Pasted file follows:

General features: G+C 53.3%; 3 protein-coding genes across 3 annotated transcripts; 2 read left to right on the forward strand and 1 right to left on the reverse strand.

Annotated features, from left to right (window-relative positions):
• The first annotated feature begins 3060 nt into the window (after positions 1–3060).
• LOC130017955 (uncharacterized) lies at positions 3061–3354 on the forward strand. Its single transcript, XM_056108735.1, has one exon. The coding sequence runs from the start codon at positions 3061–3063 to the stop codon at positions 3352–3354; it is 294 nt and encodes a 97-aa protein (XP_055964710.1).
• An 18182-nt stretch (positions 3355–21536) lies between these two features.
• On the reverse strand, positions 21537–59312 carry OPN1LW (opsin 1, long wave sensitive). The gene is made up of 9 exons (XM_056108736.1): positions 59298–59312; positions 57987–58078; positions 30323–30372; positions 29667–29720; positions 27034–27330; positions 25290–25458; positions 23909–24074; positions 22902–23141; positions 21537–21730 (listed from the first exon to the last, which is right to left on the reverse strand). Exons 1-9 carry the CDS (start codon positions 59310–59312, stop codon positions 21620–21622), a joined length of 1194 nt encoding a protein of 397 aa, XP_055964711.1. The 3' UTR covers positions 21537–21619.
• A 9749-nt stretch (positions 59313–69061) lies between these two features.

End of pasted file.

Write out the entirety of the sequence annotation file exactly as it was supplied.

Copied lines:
General features: G+C 53.3%; 3 protein-coding genes across 3 annotated transcripts; 2 read left to right on the forward strand and 1 right to left on the reverse strand.

Annotated features, from left to right (window-relative positions):
• The first annotated feature begins 3060 nt into the window (after positions 1–3060).
• LOC130017955 (uncharacterized) lies at positions 3061–3354 on the forward strand. Its single transcript, XM_056108735.1, has one exon. The coding sequence runs from the start codon at positions 3061–3063 to the stop codon at positions 3352–3354; it is 294 nt and encodes a 97-aa protein (XP_055964710.1).
• An 18182-nt stretch (positions 3355–21536) lies between these two features.
• On the reverse strand, positions 21537–59312 carry OPN1LW (opsin 1, long wave sensitive). The gene is made up of 9 exons (XM_056108736.1): positions 59298–59312; positions 57987–58078; positions 30323–30372; positions 29667–29720; positions 27034–27330; positions 25290–25458; positions 23909–24074; positions 22902–23141; positions 21537–21730 (listed from the first exon to the last, which is right to left on the reverse strand). Exons 1-9 carry the CDS (start codon positions 59310–59312, stop codon positions 21620–21622), a joined length of 1194 nt encoding a protein of 397 aa, XP_055964711.1. The 3' UTR covers positions 21537–21619.
• A 9749-nt stretch (positions 59313–69061) lies between these two features.